The focus on Israel coming from possibly as many as 30 million evangelicals concentrated in a number of southern and border states, the bible belt, has meant that few congressmen from those states feel it to be in their interests to question what Israel does. In fact, they find it in their interests to do the contrary and frequently express loud and long their love for Israel, which may or may not be genuine. This provides a free pass to the Israeli settlements and also to Tel Aviv's aggressive foreign policy vis-à-vis its neighbors, which has damaged other American interests in the region. It also means that any consideration of Arabs as aggrieved parties in the Middle Eastern fandango is seldom expressed, even though many of the Arabs being victimized by the policies are in fact Christian.

John Hagee has stated falsely that the Quran calls on all Muslims to kills Christians and Jews. The persistent identification of Muslims as enemies of Israel and also as supporters of terrorism by evangelicals in general and Christian Zionists in particular has led to a quite natural growth in Islamophobia in the United States. This prejudice arises from the perception that Islam is integral to the problems with the Arab world, leading to an unfortunate surge in those Americans who believe that Islam is an evil religion and that Muslims should be monitored by the authorities and even denied some basic civil rights or deported because they cannot be trusted. Because the Armageddonists believe that there will be a final confrontation with the forces of evil it has been necessary to identify the enemy and that enemy is, all too often, characterized as Muslims. Hagee has construed this conflict as ongoing resistance to satanic proxies opposing the end time and has already called on the United States and Israel together to attack Iran as part of that struggle.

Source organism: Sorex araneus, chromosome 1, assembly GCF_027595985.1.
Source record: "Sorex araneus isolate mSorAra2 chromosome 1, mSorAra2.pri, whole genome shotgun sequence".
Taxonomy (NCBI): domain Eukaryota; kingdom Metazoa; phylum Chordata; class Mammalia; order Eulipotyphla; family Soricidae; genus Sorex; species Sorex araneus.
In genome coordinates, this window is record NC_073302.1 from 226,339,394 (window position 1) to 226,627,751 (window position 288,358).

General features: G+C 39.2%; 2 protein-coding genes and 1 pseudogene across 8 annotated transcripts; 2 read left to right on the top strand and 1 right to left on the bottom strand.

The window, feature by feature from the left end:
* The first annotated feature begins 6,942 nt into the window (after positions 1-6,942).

Israel has been quick to recognize the advantages to be derived from a close and continuing relationship with the Christian Zionists even though Israel's leaders almost certainly find the return of Christ theology invidious as all Jews but those who convert will also die when the world ends. When groups like CUFI organize their mass pilgrimages to visit Israel they spend all their time in Israel, frequently refusing to visit major Christian holy sites in Arab areas or meet Palestinian Christians. When they gather in Jerusalem, they are often feted by Israeli leaders, including Prime Minister Benjamin Netanyahu, who frequently speaks to them. Evangelical leaders to include Pat Robertson and John Hagee have also benefited more directly in other ways. The Israeli government has presented both Robertson and Hagee with Gulfstar executive jets to make their evangelizing more comfortable. It has, of course, been suggested that American aid and charitable contributions to Israel are thus recycled to support those groups that inevitably are willing to provide still more aid until the well in Washington finally runs dry.

So the bottom line for me is that the Christian Zionist involvement in American politics on behalf of the U.S. relationship with Israel does not serve any conceivable national interests unless one assumes that Israel and the United States are essentially the same, which is unsustainable. On the contrary, the Christian Zionist politicizing has been a major element in supporting the generally obtuse U.S. foreign policy in the Middle East region and elsewhere in the Muslim world. It serves a particularly narrowly construed parochial interest that, ironically, is intended to bring about the end of the world, possibly a victory for gentlemen like Pastor John Hagee if his interpretation of the bible is correct, but quite likely a disaster for the rest of us.

Zvents Christian Zionism